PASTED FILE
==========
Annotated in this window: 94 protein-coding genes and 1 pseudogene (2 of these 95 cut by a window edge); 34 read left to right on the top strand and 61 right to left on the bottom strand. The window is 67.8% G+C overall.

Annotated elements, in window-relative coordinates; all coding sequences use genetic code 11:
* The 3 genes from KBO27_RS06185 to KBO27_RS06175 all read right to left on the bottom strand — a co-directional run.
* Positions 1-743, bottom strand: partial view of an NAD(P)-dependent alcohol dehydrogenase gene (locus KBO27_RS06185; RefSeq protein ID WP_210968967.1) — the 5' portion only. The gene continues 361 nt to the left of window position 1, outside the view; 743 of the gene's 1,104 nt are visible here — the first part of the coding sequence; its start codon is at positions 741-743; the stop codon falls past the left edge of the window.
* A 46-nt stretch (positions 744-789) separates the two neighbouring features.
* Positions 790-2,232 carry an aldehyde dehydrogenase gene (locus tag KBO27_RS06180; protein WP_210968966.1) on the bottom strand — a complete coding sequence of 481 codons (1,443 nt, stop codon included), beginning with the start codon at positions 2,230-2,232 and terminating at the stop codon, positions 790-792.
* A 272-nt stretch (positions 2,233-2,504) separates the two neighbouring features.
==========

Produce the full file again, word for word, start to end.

Annotated in this window: 94 protein-coding genes and 1 pseudogene (2 of these 95 cut by a window edge); 34 read left to right on the top strand and 61 right to left on the bottom strand. The window is 67.8% G+C overall.

Annotated elements, in window-relative coordinates; all coding sequences use genetic code 11:
* The 3 genes from KBO27_RS06185 to KBO27_RS06175 all read right to left on the bottom strand — a co-directional run.
* Positions 1-743, bottom strand: partial view of an NAD(P)-dependent alcohol dehydrogenase gene (locus KBO27_RS06185; RefSeq protein ID WP_210968967.1) — the 5' portion only. The gene continues 361 nt to the left of window position 1, outside the view; 743 of the gene's 1,104 nt are visible here — the first part of the coding sequence; its start codon is at positions 741-743; the stop codon falls past the left edge of the window.
* A 46-nt stretch (positions 744-789) separates the two neighbouring features.
* Positions 790-2,232 carry an aldehyde dehydrogenase gene (locus tag KBO27_RS06180; protein WP_210968966.1) on the bottom strand — a complete coding sequence of 481 codons (1,443 nt, stop codon included), beginning with the start codon at positions 2,230-2,232 and terminating at the stop codon, positions 790-792.
* A 272-nt stretch (positions 2,233-2,504) separates the two neighbouring features.